Hike Table Mountain
Watching the sunset from Table Mountain is one of the best to do in Cape Town. Cape Town’s iconic landmark, Table Mountain, is a magnificent feature that hovers over the city, making it another one of those things to do in Cape Town that shouldn’t be missed.
For those fit and fearless travelers who relish a challenge, it’s possible to hike to the top of Table Mountain via the Platteklip Gorge. However, the weather on the Cape can change without much warning, so take a few spare items of clothing and a windbreaker just in case.
For those not interested in burning calories, there’s the unique Aerial Cableway, on which the compartments rotate 360 degrees so that everyone gets the panoramic view of the picturesque city, sea, and mountain. Due to its magnificence, the Cableway can be crowded and it may be a long wait just to buy your ticket, especially during peak times, so book ahead of time online if you can.
Hike Lion’s Head
Also part of Table Mountain National Park and sitting squarely between Table Mountain and Signal Hill, Lion’s Head Mountain is one of the most popular things to do in Cape Town for locals and visitors alike. The view from the top will take your breath away – and getting there will burn some calories. Rising 669 meters above sea level, it’s a popular place to hike, especially at sunset and during a full moon.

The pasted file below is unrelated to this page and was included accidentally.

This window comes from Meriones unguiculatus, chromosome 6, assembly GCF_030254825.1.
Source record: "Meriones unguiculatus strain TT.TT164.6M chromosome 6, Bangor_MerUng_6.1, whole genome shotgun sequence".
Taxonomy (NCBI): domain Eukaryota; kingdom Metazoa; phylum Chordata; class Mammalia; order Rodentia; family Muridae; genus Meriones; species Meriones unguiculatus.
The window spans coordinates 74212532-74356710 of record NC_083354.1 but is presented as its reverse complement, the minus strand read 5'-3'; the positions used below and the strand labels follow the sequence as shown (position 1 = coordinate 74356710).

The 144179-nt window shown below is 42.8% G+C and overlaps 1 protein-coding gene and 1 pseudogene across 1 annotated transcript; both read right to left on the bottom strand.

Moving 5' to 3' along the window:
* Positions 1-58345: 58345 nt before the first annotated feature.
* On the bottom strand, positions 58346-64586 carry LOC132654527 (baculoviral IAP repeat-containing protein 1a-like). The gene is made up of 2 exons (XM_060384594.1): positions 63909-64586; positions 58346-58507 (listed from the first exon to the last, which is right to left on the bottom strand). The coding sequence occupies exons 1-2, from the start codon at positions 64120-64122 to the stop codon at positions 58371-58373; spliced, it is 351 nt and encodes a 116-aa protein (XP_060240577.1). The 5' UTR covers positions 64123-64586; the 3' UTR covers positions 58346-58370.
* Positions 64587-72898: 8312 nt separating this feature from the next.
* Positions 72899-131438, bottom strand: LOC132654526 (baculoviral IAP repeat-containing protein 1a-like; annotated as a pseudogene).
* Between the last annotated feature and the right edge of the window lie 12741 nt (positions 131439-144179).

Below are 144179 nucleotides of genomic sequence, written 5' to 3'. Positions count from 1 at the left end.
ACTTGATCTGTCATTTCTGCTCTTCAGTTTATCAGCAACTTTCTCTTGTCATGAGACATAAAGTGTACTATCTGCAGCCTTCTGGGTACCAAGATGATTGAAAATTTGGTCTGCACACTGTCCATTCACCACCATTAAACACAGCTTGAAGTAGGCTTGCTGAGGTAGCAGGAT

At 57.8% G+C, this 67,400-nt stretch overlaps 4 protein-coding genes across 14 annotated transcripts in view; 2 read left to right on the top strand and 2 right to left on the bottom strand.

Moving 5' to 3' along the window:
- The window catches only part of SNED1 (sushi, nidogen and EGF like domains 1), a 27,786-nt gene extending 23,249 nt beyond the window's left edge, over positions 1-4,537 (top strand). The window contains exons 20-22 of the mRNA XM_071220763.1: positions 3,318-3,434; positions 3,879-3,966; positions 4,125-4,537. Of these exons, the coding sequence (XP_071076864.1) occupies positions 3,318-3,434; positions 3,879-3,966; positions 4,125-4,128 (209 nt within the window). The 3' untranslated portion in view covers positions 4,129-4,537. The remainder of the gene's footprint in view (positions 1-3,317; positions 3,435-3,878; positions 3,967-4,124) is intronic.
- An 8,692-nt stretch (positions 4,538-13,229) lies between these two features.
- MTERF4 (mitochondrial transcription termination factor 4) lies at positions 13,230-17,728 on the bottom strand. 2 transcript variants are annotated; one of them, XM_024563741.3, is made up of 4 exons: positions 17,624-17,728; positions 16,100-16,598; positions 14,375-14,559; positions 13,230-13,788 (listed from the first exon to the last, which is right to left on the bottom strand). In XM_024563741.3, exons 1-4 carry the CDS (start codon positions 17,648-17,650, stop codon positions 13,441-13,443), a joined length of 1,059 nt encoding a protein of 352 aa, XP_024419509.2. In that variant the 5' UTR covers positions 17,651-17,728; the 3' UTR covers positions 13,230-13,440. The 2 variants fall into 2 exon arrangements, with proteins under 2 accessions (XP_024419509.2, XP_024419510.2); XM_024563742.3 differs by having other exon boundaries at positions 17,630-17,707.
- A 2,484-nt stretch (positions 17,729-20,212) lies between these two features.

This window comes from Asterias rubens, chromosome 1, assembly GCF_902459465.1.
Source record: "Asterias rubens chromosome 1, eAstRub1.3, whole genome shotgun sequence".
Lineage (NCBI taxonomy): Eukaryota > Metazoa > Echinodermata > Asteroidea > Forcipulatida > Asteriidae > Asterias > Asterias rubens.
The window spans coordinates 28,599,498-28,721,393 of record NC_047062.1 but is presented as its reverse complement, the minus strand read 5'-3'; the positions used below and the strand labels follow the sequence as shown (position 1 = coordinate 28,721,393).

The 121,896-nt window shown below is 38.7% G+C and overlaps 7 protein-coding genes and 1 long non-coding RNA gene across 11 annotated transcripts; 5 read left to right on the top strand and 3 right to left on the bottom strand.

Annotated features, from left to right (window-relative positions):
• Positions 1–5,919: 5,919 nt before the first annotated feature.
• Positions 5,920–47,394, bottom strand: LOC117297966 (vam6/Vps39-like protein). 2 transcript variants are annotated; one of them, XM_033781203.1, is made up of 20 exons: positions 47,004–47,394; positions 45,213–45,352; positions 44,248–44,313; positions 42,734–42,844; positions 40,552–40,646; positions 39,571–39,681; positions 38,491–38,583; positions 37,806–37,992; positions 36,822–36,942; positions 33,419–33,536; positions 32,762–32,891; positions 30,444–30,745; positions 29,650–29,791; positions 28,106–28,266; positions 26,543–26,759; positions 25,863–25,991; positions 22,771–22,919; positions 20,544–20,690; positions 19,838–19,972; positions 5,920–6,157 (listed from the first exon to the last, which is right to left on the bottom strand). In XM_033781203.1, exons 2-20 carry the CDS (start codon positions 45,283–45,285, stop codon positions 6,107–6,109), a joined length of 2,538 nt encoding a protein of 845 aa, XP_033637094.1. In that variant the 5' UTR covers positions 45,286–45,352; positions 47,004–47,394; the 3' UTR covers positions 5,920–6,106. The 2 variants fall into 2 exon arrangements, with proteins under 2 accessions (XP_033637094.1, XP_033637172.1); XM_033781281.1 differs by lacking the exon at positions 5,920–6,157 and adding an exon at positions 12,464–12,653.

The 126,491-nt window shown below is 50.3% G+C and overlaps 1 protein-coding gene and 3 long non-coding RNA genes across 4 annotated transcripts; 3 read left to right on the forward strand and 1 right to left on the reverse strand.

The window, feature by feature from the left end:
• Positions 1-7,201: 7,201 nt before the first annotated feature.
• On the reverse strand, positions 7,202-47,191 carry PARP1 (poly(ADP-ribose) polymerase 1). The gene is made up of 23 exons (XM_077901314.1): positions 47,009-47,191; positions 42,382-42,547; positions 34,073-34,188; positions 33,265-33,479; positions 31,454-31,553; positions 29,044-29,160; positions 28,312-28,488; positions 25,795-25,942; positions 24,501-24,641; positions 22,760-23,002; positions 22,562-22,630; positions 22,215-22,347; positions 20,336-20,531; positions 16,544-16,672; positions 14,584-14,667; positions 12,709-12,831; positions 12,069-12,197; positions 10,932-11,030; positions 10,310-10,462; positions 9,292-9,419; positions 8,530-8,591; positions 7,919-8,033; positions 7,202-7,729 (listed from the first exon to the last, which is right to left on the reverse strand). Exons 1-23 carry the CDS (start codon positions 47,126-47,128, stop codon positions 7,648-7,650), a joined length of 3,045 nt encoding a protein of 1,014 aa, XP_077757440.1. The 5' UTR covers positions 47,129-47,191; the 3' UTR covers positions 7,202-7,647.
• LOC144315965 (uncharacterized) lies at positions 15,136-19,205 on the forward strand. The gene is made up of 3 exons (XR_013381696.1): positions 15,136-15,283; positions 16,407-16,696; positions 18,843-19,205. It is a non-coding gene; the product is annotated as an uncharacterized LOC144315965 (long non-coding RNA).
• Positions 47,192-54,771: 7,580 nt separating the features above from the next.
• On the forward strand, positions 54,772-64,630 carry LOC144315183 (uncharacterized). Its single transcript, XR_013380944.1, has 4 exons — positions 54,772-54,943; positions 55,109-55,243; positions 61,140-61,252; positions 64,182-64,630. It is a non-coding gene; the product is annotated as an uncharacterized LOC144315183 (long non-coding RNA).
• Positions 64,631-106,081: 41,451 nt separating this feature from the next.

In the summer, it gets crazy busy, and sunrise is the best time to avoid crowds. The vistas, rock formations, and varied plant life will make the trip more than memorable. You may see colorful paragliders circling about, as the mountain is a favorite departure area for these brave souls.
Surf in Muizenberg
Muizenberg is right outside Cape Town and is the heart and soul of surfing culture in South Africa. The vibe is even more laid back here than in Cape Town. There are dozens of cafes, yoga shops, and beach shacks to wander into.
If you’re feeling adventurous, then rent a surfboard and wetsuit and try a hand at surfing together. Be sure to check out one of the many yoga studios for some yoga on the beach!
What to Do in Cape Town? Day Trips
Shark Cage Dive